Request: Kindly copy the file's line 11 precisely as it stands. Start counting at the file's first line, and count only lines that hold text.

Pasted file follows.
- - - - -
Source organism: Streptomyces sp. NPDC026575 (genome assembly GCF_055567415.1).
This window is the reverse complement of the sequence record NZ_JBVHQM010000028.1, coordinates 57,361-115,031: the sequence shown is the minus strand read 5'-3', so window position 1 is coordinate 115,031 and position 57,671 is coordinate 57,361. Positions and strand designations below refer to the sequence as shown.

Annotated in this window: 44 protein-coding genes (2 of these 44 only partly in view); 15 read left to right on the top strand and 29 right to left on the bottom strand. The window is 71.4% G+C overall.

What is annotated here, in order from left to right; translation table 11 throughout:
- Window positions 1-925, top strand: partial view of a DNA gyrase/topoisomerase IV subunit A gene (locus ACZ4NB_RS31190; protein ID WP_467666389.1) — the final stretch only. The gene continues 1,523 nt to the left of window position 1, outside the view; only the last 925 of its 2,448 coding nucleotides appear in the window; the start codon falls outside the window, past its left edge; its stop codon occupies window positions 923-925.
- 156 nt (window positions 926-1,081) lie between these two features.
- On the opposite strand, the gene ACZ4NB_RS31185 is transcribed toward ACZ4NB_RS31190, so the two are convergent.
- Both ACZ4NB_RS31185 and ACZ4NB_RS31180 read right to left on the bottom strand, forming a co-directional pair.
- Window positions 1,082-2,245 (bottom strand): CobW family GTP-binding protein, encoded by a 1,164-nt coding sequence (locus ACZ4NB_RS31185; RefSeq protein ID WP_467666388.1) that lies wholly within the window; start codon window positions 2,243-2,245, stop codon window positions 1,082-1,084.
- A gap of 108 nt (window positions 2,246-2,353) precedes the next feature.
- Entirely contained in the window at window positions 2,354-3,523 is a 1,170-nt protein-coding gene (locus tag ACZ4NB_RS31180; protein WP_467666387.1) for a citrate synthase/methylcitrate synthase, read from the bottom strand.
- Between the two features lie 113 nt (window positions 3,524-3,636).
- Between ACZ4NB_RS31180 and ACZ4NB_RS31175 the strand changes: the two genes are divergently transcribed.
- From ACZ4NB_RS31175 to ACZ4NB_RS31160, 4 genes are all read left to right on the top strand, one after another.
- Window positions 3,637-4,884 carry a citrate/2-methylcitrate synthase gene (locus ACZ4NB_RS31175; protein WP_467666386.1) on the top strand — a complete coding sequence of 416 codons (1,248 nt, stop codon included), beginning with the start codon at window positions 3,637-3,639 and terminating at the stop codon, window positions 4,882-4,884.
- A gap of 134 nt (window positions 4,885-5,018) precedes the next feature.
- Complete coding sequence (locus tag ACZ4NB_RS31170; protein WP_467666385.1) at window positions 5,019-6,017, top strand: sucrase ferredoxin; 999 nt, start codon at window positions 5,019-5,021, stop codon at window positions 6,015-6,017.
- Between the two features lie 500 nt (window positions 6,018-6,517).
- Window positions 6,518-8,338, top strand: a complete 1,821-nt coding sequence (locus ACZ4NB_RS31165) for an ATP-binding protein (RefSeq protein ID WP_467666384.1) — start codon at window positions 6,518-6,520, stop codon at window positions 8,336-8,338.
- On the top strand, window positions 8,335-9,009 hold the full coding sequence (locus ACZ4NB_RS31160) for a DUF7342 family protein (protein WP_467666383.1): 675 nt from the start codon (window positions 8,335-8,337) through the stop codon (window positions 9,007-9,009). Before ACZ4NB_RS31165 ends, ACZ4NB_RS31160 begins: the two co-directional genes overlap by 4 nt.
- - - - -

- Entirely contained in the window at window positions 2,354-3,523 is a 1,170-nt protein-coding gene (locus tag ACZ4NB_RS31180; protein WP_467666387.1) for a citrate synthase/methylcitrate synthase, read from the bottom strand.